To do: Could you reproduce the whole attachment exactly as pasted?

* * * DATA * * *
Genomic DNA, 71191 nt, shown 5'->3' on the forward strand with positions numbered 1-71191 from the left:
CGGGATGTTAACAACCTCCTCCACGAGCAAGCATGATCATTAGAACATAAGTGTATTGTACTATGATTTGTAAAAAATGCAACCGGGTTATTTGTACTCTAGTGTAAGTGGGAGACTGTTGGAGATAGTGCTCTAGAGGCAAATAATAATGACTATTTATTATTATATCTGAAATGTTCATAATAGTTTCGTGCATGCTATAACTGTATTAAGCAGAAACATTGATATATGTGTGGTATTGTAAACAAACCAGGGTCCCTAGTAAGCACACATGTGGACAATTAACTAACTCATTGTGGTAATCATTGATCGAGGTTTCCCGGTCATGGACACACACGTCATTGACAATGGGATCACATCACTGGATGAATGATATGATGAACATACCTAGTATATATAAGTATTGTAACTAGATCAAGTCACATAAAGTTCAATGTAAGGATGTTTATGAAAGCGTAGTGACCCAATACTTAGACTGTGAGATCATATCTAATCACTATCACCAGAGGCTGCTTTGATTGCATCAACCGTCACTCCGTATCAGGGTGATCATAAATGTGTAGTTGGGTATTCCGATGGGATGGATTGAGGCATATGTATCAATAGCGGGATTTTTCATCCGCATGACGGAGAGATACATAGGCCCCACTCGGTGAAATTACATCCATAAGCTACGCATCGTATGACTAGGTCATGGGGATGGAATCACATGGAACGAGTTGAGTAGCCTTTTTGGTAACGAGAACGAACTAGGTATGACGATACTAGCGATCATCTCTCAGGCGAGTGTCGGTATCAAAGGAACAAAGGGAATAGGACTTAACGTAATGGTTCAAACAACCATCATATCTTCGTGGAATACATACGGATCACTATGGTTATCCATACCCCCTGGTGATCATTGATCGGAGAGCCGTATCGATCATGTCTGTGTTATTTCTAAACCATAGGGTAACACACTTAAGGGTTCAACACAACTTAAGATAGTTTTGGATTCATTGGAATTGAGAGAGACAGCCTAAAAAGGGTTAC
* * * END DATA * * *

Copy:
Genomic DNA, 71191 nt, shown 5'->3' on the forward strand with positions numbered 1-71191 from the left:
CGGGATGTTAACAACCTCCTCCACGAGCAAGCATGATCATTAGAACATAAGTGTATTGTACTATGATTTGTAAAAAATGCAACCGGGTTATTTGTACTCTAGTGTAAGTGGGAGACTGTTGGAGATAGTGCTCTAGAGGCAAATAATAATGACTATTTATTATTATATCTGAAATGTTCATAATAGTTTCGTGCATGCTATAACTGTATTAAGCAGAAACATTGATATATGTGTGGTATTGTAAACAAACCAGGGTCCCTAGTAAGCACACATGTGGACAATTAACTAACTCATTGTGGTAATCATTGATCGAGGTTTCCCGGTCATGGACACACACGTCATTGACAATGGGATCACATCACTGGATGAATGATATGATGAACATACCTAGTATATATAAGTATTGTAACTAGATCAAGTCACATAAAGTTCAATGTAAGGATGTTTATGAAAGCGTAGTGACCCAATACTTAGACTGTGAGATCATATCTAATCACTATCACCAGAGGCTGCTTTGATTGCATCAACCGTCACTCCGTATCAGGGTGATCATAAATGTGTAGTTGGGTATTCCGATGGGATGGATTGAGGCATATGTATCAATAGCGGGATTTTTCATCCGCATGACGGAGAGATACATAGGCCCCACTCGGTGAAATTACATCCATAAGCTACGCATCGTATGACTAGGTCATGGGGATGGAATCACATGGAACGAGTTGAGTAGCCTTTTTGGTAACGAGAACGAACTAGGTATGACGATACTAGCGATCATCTCTCAGGCGAGTGTCGGTATCAAAGGAACAAAGGGAATAGGACTTAACGTAATGGTTCAAACAACCATCATATCTTCGTGGAATACATACGGATCACTATGGTTATCCATACCCCCTGGTGATCATTGATCGGAGAGCCGTATCGATCATGTCTGTGTTATTTCTAAACCATAGGGTAACACACTTAAGGGTTCAACACAACTTAAGATAGTTTTGGATTCATTGGAATTGAGAGAGACAGCCTAAAAAGGGTTAC